Dianne Feinstein

Dianne Feinstein is a United States senator from California and a former mayor of San Francisco.

Who Is Dianne Feinstein?

Born in 1933 in San Francisco, Dianne Feinstein is a left-leaning politician who has dedicated her life to serving the people of California, first on the local level and later on the national one. Becoming acting mayor of San Francisco when the sitting mayor was shot and killed in 1978, she ran for the job the following year and won, holding the post until 1988. In 1990, she ran for governor of California but lost. In 1992, however, she became the first woman elected U.S. senator from California, a seat she has held ever since.

Early Years

Dianne Feinstein was born in San Francisco, California, on June 22, 1933. Born into a Jewish family, she attended a Roman Catholic school and a Jewish temple as a child, and began showing an interest in politics around age 16. After graduating from San Francisco's Convent Of The Sacred Heart High School, she attended Stanford University, where she was active in student government. She graduated with her bachelor's degree in 1955.

The following year, Feinstein married Jack Berman, whom she met in the San Francisco district attorney's office, and later had a daughter. In 1959, she and Berman divorced, and the next year Feinstein was appointed by Governor Pat Brown to the state's Women's Board of Parole (becoming the youngest member in the nation). In 1960, she married Bertram Feinstein, a noted surgeon.

Entering the Public Sphere

Feinstein held her Board of Parole spot until 1966, and in 1968 she became a member of the San Francisco Committee on Crime, an appointment that would color the rest of her career. The following year, Feinstein entered her first political race and was elected to the San Francisco Board of Supervisors, eventually becoming the first woman ever to serve as the board's president, a position she held for two and a half terms. She also ran for mayor twice during this period (1971, 1975), losing both times.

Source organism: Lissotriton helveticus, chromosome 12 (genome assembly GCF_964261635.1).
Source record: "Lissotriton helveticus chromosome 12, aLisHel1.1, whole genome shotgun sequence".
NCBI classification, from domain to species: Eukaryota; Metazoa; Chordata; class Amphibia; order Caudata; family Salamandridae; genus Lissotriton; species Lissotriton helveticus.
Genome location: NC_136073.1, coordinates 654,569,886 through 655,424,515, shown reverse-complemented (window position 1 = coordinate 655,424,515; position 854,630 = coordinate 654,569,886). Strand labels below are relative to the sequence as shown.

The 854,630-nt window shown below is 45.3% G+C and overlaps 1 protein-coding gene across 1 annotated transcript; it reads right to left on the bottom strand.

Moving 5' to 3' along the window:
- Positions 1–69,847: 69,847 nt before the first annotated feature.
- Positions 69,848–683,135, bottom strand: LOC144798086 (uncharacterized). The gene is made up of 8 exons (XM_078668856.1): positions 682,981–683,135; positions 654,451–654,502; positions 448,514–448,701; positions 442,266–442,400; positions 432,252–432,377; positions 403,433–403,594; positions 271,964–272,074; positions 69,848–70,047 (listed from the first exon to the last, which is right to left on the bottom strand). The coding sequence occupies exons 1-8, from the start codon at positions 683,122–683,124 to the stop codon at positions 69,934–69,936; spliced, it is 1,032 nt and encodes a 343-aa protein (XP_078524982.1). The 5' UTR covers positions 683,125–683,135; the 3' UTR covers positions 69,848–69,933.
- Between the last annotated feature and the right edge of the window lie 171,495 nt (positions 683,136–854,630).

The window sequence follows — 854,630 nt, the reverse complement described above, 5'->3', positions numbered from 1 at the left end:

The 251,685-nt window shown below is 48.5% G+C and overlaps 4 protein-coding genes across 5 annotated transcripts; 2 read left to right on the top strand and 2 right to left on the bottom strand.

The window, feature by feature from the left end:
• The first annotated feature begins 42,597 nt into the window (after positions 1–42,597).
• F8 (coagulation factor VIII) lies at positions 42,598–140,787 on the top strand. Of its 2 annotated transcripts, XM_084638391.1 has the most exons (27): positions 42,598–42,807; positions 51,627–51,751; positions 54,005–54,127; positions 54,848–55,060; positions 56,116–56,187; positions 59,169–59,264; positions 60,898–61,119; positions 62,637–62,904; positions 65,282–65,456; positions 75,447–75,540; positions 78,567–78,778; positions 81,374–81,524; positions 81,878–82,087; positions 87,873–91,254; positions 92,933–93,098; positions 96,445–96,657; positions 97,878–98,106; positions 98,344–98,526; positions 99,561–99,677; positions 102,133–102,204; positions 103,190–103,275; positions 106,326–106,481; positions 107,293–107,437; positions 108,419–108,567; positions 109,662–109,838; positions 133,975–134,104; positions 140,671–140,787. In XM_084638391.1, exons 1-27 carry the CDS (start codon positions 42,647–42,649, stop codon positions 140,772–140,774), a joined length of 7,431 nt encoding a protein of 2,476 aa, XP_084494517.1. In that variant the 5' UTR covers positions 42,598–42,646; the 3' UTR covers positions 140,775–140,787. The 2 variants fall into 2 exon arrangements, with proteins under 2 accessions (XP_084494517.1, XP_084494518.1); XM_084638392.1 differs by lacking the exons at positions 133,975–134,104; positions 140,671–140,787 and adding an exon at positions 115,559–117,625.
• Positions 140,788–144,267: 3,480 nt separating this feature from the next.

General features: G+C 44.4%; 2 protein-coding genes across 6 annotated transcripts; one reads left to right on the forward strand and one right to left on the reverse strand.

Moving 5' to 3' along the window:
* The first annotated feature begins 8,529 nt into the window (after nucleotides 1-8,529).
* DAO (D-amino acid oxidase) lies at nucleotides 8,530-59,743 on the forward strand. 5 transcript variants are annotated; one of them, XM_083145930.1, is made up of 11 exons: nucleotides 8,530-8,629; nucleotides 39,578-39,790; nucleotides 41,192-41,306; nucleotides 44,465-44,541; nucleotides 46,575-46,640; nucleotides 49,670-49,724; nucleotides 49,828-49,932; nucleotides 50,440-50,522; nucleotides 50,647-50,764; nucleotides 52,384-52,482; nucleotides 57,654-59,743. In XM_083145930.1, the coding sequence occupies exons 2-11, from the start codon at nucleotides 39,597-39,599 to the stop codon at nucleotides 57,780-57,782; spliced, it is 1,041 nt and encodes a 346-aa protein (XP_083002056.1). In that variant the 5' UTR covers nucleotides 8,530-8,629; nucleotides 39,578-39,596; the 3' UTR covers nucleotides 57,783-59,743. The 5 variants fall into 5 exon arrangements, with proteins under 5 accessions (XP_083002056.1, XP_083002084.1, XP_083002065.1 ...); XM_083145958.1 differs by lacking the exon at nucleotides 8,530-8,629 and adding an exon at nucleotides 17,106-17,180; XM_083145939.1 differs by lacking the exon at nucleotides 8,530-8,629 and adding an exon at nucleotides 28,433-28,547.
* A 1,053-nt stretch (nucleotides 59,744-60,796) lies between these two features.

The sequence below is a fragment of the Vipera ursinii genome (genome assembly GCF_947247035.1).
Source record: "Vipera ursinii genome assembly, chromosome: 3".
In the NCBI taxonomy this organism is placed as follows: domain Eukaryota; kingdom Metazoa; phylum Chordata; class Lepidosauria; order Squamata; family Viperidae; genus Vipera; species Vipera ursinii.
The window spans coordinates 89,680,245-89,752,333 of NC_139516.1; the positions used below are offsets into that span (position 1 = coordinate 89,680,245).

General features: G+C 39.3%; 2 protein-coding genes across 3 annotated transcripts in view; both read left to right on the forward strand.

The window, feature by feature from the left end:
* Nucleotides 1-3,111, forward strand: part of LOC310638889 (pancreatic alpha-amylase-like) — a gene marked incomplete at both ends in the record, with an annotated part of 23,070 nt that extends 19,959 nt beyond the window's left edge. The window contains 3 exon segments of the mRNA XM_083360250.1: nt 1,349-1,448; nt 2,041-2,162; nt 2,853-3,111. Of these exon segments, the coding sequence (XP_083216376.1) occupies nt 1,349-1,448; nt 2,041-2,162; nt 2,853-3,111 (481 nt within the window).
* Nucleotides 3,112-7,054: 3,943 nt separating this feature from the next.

The year 1978 was a tragic one for Feinstein. It marked the end of her second marriage, due to her husband's untimely death, and the end of her tenure as board president, when Mayor George Moscone and Supervisor Harvey Milk when both assassinated in November. Feinstein first became acting mayor (San Francisco's first female mayor), then was elected the following year and remained mayor until 1988. In 1980, Feinstein married for a third time, to investment banker Richard Blum.

U.S. Senate

After a failed 1990 attempt to win the California governorship, Feinstein regrouped and ran in a special election for a seat in the U.S. Senate in 1992. She won, becoming California's senior senator, and was re-elected in 1994, 2000, 2006 and 2012. 

Her first term as California's first female senator was a busy and productive one, as she co-authored the Gun Free Schools Act and the Hate Crimes Sentencing Enhancement Act, both signed into law in 1994. That same year, Feinstein also spearheaded legislation banning the manufacture, sale and possession of military-style assault weapons, which was signed into law on September 13, 1994.

Feinstein was the first woman member of the Senate Judiciary Committee and the first woman to chair the Senate Rules and Administration Committee.

With her nose always to the political grindstone, Feinstein authored and saw signed into law the Comprehensive Methamphetamine Control Act of 1996 and introduced the Federal Gang Violence Act, which passed as part of the 1997 Juvenile Justice bill (but was not acted on by the House of Representatives). 

An untiring champion of the political left, she also has been involved with launching and supporting the Crime Victims' Bill of Rights, the California Desert Protection Act, the Small Business Defense Conversion Guarantee Act and legislation to create the Breast Cancer Research Stamp.

A veteran of Washington's political battles, Feinstein sought to head off the dangers posed by the looming shutdown of the federal government in January 2018 as the two parties squabbled over a spending bill. "Shutting down the government is a very serious thing," she said. "People die, accidents happen. … There is no specific list you can look at and make a judgment: 'Well everything is going to be just fine.' You can't make that judgment. So, I think it's a last resort. And I'm really hopeful we don't get to it."

The following month, Feinstein faced an internal party battle when California Democrats declined to endorse her Senate re-election campaign at their annual convention. Liberal state Senate leader Kevin de León earned the majority of votes, though he still fell short of the 60 percent needed to claim the party's endorsement.

Feinstein didn't seem too concerned about the snub, as she held a massive edge in fundraising and a comfortable lead in polls at the time. She also seemingly had the respect of President Trump and other Republican lawmakers, enhancing her across-the-aisle credentials, though it remained to be seen if that would be a detriment as the state's Democratic leadership tacked further left.

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